Tips for Giving Yourself an Injection

Always follow your doctor’s instructions for self-injections. The following tips can make the process easier.

Prepare

Start by preparing a clean, uncluttered area to do your self-injection. Wash your hands and have an alcohol wipe handy for the injection site. Some people are comforted by having a family member or friend with them.

The cold, refrigerated medication may be uncomfortable when injected. It is sometimes safe to take the filled injector out of the refrigerator for an hour or two before using it, so that the medication comes to room temperature. Some people warm the syringe or auto-injector in their hands before using it. Check with your doctor first about protocols for your specific medication.

Choose the Right Location

Self-injections are typically administered to the arms, abdomen, or thighs. For many people, self-injection in the thigh is the easiest area to reach and the least painful. Consider rotating through different injection sites to avoid a single site getting sore over time or building up scar tissue.

Decrease Any Pain

An ice pack can also be used to numb the injection site before performing the injection, and ice can be used after the injection to reduce any pain or swelling. Pinching the skin around the injection site before and during the injection is also recommended.

Possible Self-Injection Side Effects

Whether or not an injection is administered by a clinician or self-injected, you may experience side effects at the site of the injection. Pain, redness, itching, or swelling are side effects that commonly occur and sometimes stop after a few injections. Discuss these injection site reactions with your health care provider.

MyPsoriasisTeam members sometimes talk about the side effects of self-injection. One member said, “The injections hurt but are well worth the pain.” Another member wrote, “I give myself an injection every six weeks. It works great. There are no side effects for me, and my skin is clear.”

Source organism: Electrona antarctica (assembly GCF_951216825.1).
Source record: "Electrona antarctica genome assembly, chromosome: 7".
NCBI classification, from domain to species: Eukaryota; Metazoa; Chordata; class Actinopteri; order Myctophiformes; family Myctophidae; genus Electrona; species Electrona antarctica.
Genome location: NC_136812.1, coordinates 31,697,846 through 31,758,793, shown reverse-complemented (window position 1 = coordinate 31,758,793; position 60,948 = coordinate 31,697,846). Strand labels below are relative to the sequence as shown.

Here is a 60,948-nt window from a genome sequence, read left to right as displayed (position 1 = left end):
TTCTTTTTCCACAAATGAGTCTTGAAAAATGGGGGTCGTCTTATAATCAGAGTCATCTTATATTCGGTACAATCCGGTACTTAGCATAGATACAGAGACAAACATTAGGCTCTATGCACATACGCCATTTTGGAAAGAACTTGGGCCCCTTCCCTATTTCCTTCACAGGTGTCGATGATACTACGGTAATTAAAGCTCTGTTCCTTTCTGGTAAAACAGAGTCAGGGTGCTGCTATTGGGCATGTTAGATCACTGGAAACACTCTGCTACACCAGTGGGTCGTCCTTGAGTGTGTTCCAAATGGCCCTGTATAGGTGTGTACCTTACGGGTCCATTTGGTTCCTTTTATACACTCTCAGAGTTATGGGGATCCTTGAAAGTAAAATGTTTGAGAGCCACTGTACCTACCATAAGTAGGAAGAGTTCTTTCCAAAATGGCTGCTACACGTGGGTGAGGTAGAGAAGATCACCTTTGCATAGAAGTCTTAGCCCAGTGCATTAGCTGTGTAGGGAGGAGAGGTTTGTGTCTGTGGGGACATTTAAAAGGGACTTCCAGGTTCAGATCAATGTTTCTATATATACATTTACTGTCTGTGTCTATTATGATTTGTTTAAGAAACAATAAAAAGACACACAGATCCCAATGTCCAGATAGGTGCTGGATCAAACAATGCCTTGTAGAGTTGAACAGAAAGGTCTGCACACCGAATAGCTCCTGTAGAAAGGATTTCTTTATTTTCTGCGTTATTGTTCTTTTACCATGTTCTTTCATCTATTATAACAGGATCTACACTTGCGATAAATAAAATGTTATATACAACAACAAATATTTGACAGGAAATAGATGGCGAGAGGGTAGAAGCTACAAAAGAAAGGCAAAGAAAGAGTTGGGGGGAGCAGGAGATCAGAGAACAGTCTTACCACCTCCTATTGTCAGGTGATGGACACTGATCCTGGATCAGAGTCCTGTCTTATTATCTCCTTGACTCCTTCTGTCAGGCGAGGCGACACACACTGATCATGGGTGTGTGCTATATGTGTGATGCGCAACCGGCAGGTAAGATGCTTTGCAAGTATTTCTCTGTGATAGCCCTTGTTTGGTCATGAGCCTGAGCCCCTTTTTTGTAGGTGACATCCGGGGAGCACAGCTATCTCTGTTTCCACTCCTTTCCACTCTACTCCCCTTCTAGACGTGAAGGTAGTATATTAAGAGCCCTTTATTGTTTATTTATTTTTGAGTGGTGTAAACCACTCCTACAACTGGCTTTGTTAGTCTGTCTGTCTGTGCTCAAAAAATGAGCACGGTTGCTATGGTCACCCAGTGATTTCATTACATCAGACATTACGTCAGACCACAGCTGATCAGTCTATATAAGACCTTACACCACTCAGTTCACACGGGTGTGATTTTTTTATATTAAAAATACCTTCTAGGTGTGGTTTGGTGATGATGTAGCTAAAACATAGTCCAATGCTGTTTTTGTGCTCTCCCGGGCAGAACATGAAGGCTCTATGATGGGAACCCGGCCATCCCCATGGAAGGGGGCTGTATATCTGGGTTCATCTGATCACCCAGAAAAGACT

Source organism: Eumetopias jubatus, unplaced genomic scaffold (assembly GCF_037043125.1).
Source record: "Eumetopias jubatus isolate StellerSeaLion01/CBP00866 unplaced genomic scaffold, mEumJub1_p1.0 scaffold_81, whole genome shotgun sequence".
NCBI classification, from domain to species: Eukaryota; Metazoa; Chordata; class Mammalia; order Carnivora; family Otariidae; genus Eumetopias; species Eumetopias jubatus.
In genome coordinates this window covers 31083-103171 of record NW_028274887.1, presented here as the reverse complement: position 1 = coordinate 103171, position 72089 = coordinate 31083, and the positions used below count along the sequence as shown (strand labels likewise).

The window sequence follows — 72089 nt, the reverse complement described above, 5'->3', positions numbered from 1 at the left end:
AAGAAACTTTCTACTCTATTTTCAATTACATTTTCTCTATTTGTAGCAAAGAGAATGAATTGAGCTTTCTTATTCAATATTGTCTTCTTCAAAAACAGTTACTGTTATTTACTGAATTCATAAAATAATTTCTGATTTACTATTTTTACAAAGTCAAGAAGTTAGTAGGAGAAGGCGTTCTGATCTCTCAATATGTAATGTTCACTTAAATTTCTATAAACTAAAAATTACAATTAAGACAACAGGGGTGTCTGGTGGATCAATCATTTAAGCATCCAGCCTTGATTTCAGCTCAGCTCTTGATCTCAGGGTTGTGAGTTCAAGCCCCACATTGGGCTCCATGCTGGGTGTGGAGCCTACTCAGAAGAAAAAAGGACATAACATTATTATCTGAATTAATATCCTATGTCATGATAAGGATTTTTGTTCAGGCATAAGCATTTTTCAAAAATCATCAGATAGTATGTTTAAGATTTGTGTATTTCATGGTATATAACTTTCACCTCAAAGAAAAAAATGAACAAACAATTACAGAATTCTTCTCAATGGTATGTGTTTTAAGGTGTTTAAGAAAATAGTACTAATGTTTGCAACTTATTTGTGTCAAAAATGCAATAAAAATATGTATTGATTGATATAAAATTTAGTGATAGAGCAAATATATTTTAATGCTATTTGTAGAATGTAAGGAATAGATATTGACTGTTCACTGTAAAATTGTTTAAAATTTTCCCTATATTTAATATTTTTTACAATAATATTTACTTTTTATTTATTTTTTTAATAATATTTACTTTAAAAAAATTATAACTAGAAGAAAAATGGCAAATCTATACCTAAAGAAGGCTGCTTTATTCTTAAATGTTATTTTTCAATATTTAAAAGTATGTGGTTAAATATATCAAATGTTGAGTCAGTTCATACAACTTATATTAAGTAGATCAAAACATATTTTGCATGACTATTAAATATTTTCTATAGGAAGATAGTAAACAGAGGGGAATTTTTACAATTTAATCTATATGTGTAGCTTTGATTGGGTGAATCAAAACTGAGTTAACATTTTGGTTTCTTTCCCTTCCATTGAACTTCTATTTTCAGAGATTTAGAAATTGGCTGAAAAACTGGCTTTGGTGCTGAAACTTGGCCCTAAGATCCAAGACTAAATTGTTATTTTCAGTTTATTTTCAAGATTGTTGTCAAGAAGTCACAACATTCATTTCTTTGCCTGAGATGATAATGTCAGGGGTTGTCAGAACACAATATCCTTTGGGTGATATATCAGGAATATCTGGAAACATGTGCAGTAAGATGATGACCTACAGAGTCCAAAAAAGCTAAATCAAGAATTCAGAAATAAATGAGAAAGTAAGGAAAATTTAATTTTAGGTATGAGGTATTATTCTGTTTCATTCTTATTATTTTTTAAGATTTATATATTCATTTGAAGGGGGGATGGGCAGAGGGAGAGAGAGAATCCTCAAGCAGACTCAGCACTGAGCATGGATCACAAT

In addition to side effects at the injection site, be prepared for other side effects the medication may cause, such as nausea, flushing, or headaches. Talk to your health care team about potential side effects when you self-inject a biologic drug. Contact your doctor immediately if you experience an allergic reaction to a self-injection, with symptoms such as shortness of breath, itchy eyes, a full-body rash, fever or chills.

Learn more about starting a biologic treatment.

Talk With Others Who Understand

MyPsoriasisTeam is the social network for people with psoriasis or psoriatic arthritis and their loved ones. On MyPsoriasisTeam, more than 91,000 members come together to ask questions, give advice, and share their stories with those who understand life with psoriasis.

Are you nervous about self-injection, or do you have questions about it? Share your thoughts in the comments below, or start a conversation with others on MyPsoriasisTeam.

References

  1. Biologics — National Psoriasis Foundation
  2. Recent Advances in the Oral Delivery of Biologics — The Pharmaceutical Journal
  3. A Portfolio of Biologic Self-injection Devices in Rheumatology: How Patient Involvement in Device Design Can Improve Treatment Experience — Drug Delivery
  4. Correct Performance of Subcutaneous Injections in Plaque Psoriasis: Comparison of Trained and Untrained Patients With Different Application Systems in Routine Clinical Care — Journal of Dermatological Treatment
  5. Self-Injection Education Improves Patient Confidence, Satisfaction — Dermatology Times
  6. The Patient’s Guide to Psoriasis Treatment. Part 3: Biologic Injectables — Dermatology and Therapy
  7. How To Give Yourself Biologic Injections: Tips From Patients and Doctors — CreakyJoints
  8. Subcutaneous Injection of Drugs: Literature Review of Factors Influencing Pain Sensation at the Injection Site — Advances in Therapy
  9. Injection Site Reactions With the Use of Biological Agents — Dermatology Therapy
  10. Side Effects of Biologic Medications — Johns Hopkins Arthritis Center

A MyPsoriasisTeam Member said:

I take Humira in a pen and my husband gives me the injection. I am so afraid of needles that I just can't push the button. I just freeze. My husband is also good at reminding me since I get the… read more

posted 3 months ago

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Diane M. Horowitz, M.D. is an internal medicine and rheumatology specialist. Review provided by VeriMed Healthcare Network. Learn more about her here.
Joan Grossman is a freelance writer, filmmaker, and consultant based in Brooklyn, NY. Learn more about her here.